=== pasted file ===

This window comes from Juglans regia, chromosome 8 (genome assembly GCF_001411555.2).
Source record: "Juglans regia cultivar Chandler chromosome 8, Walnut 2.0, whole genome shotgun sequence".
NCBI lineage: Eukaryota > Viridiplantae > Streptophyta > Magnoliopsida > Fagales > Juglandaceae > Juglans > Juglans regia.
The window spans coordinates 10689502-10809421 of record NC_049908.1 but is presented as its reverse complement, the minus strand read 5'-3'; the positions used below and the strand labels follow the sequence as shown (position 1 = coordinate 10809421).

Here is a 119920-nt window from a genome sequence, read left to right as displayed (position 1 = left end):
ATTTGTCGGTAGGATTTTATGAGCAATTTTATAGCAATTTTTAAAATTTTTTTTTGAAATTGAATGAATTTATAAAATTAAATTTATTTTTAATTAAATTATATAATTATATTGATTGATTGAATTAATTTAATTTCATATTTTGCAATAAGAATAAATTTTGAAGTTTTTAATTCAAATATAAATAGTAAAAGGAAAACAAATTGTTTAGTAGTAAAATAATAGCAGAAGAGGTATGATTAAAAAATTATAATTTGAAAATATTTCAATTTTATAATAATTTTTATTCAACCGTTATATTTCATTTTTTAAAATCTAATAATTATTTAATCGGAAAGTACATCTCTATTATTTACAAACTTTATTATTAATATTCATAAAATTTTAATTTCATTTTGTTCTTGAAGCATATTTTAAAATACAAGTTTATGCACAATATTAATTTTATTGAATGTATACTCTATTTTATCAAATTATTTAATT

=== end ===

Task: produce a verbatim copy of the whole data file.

This window comes from Juglans regia, chromosome 8 (genome assembly GCF_001411555.2).
Source record: "Juglans regia cultivar Chandler chromosome 8, Walnut 2.0, whole genome shotgun sequence".
NCBI lineage: Eukaryota > Viridiplantae > Streptophyta > Magnoliopsida > Fagales > Juglandaceae > Juglans > Juglans regia.
The window spans coordinates 10689502-10809421 of record NC_049908.1 but is presented as its reverse complement, the minus strand read 5'-3'; the positions used below and the strand labels follow the sequence as shown (position 1 = coordinate 10809421).

Here is a 119920-nt window from a genome sequence, read left to right as displayed (position 1 = left end):
ATTTGTCGGTAGGATTTTATGAGCAATTTTATAGCAATTTTTAAAATTTTTTTTTGAAATTGAATGAATTTATAAAATTAAATTTATTTTTAATTAAATTATATAATTATATTGATTGATTGAATTAATTTAATTTCATATTTTGCAATAAGAATAAATTTTGAAGTTTTTAATTCAAATATAAATAGTAAAAGGAAAACAAATTGTTTAGTAGTAAAATAATAGCAGAAGAGGTATGATTAAAAAATTATAATTTGAAAATATTTCAATTTTATAATAATTTTTATTCAACCGTTATATTTCATTTTTTAAAATCTAATAATTATTTAATCGGAAAGTACATCTCTATTATTTACAAACTTTATTATTAATATTCATAAAATTTTAATTTCATTTTGTTCTTGAAGCATATTTTAAAATACAAGTTTATGCACAATATTAATTTTATTGAATGTATACTCTATTTTATCAAATTATTTAATT